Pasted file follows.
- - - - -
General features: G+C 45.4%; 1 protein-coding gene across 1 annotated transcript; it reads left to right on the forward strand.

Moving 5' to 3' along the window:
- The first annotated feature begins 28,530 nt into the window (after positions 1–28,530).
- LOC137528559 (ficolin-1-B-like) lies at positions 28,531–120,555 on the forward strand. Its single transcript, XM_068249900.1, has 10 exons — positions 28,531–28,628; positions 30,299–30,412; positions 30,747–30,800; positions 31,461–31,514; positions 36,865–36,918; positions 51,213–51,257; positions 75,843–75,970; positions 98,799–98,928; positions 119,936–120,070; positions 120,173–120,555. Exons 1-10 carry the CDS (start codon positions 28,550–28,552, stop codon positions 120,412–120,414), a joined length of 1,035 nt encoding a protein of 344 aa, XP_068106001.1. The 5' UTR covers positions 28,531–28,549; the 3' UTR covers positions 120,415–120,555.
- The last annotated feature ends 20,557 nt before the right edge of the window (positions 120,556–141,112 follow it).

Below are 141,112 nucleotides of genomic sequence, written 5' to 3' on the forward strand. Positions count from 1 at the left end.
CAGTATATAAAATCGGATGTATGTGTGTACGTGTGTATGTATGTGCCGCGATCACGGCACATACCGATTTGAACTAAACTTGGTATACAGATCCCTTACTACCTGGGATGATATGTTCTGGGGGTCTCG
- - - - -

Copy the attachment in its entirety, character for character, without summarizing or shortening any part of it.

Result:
General features: G+C 45.4%; 1 protein-coding gene across 1 annotated transcript; it reads left to right on the forward strand.

Moving 5' to 3' along the window:
- The first annotated feature begins 28,530 nt into the window (after positions 1–28,530).
- LOC137528559 (ficolin-1-B-like) lies at positions 28,531–120,555 on the forward strand. Its single transcript, XM_068249900.1, has 10 exons — positions 28,531–28,628; positions 30,299–30,412; positions 30,747–30,800; positions 31,461–31,514; positions 36,865–36,918; positions 51,213–51,257; positions 75,843–75,970; positions 98,799–98,928; positions 119,936–120,070; positions 120,173–120,555. Exons 1-10 carry the CDS (start codon positions 28,550–28,552, stop codon positions 120,412–120,414), a joined length of 1,035 nt encoding a protein of 344 aa, XP_068106001.1. The 5' UTR covers positions 28,531–28,549; the 3' UTR covers positions 120,415–120,555.
- The last annotated feature ends 20,557 nt before the right edge of the window (positions 120,556–141,112 follow it).

Below are 141,112 nucleotides of genomic sequence, written 5' to 3' on the forward strand. Positions count from 1 at the left end.
CAGTATATAAAATCGGATGTATGTGTGTACGTGTGTATGTATGTGCCGCGATCACGGCACATACCGATTTGAACTAAACTTGGTATACAGATCCCTTACTACCTGGGATGATATGTTCTGGGGGTCTCG